LONDON — Labour Deputy Leader Tom Watson has shed more light on the gulf between himself and leader Jeremy Corbyn, claiming he has no involvement whatsoever in formulating party policy.
Speaking to GQ magazine, Watson said “nobody should be any doubt it will be his [Corbyn’s] manifesto” and added that he did not actually know who is on the Labour leader’s strategy committee.
In an interview with former Labour spin doctor Alastair Campbell, who contributes to the magazine, Watson was asked how often he spoke to Corbyn about party policy and direction.
“I am not on his strategy committee,” the MP for West Bromwich East replied.
Campbell then asked, “Who is then?” to which Watson said, “I don’t know.”
He then expanded: “That is how he is going to lead. That second election means he is the established leader.
“I am in the NEC and in the shadow cabinet but nobody should be in any doubt it will be his manifesto. He will lead in developing those policies and I will support him.”
The difficult working relationship between the pair has been well-documented ever since both were elected in 2015. Watson led calls for Corbyn to resign in the summer, and at one stage during the internal chaos was actively being blocked from holding a face-to-face meeting with Corbyn by the leader’s aides, according to various reports.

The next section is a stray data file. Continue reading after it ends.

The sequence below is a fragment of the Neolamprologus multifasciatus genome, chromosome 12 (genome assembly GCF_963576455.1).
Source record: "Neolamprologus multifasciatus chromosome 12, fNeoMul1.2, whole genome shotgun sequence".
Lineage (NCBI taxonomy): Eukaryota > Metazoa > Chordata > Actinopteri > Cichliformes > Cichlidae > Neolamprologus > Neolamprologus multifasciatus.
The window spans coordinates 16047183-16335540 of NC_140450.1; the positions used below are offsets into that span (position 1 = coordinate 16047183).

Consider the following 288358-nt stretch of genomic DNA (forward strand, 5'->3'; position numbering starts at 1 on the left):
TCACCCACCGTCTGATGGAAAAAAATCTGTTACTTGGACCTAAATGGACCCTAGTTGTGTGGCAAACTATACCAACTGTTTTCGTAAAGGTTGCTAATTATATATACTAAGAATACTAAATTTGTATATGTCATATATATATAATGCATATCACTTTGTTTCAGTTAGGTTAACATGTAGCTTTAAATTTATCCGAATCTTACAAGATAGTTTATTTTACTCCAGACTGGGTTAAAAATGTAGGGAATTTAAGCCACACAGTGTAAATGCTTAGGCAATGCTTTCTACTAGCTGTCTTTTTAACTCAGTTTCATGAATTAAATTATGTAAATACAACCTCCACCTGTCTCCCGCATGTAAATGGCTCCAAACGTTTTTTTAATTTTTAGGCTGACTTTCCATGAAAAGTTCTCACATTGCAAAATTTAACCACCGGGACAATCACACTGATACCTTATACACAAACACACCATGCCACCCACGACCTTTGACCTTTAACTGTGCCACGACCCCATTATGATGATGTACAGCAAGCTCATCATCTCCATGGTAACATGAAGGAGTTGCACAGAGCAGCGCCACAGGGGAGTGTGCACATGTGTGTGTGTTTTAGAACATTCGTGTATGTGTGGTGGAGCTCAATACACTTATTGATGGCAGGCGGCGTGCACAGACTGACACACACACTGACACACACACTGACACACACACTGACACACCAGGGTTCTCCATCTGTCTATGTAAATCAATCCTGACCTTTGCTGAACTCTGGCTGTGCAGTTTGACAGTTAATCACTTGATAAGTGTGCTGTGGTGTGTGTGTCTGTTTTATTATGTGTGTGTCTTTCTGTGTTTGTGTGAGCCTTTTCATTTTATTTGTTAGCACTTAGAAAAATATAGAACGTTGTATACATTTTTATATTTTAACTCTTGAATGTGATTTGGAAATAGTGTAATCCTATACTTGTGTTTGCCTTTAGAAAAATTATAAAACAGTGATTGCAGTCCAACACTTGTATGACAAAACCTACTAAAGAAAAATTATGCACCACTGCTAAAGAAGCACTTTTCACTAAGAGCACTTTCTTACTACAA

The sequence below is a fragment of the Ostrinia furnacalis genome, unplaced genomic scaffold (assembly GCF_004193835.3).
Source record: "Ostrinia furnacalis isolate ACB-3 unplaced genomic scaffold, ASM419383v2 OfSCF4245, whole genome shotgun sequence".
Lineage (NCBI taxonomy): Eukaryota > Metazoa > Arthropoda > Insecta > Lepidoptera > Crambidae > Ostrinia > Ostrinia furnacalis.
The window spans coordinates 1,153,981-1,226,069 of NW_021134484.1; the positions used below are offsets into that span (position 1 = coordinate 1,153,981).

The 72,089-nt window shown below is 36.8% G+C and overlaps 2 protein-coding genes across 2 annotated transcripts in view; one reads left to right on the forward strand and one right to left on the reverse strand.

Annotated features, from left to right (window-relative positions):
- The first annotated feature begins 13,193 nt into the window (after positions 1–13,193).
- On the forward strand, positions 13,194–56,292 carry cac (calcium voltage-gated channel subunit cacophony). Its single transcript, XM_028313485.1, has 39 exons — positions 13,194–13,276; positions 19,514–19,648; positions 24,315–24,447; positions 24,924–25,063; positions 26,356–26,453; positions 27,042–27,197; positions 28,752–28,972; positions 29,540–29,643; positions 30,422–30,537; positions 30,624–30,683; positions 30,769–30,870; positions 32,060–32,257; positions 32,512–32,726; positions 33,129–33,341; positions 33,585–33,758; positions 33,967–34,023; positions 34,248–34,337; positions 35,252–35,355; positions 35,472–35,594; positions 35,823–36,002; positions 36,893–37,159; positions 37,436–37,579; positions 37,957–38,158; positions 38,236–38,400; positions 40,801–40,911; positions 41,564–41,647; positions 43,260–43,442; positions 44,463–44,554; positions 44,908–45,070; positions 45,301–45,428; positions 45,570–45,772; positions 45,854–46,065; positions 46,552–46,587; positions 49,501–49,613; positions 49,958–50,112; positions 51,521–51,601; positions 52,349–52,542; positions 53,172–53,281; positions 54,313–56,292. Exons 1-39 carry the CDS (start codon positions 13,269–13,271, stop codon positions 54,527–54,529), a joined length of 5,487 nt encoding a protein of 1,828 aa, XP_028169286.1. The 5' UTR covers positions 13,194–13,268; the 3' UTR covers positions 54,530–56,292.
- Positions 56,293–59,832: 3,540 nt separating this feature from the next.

At the party’s Liverpool conference in September, Watson responded to a pro-Corbyn heckler by saying “
Jeremy, I don’t think she got the unity memo.” It was a humorous moment, but one that illustrated the divide that existed between the Corbynista wing of Labour and the party’s moderates, currently fronted by Watson.
Watson also told Campbell that he believes Corbyn will lead Labour into the next general election, whether it be in 2020 as currently scheduled or instead brought forward by a snap election.
When asked if that was a “good thing or a bad thing”, Watson said: “It doesn’t matter, that is the situation.
“I made my position clear, gave private counsel, based on the fact it was difficult to lead without the confidence of a majority of MPs, but he took a different view, the membership backed him and we have to respect that.”
Corbyn is under renewed pressure to turn the party’s fortunes around after a report produced by affiliated think tank The Fabian Society said it had effectively no chance of winning a majority government at the next election.
The party also continues to suffer in the poll, with YouGov’s latest survey put Labour 14% behind the Tories.
This is disastrous for Corbyn and his party, as recent analysis suggests that Labour needs to be leading by at least 12.5% to have any realistic chance of forming a majority government. That is a net gulf of nearly 30% to reverse.
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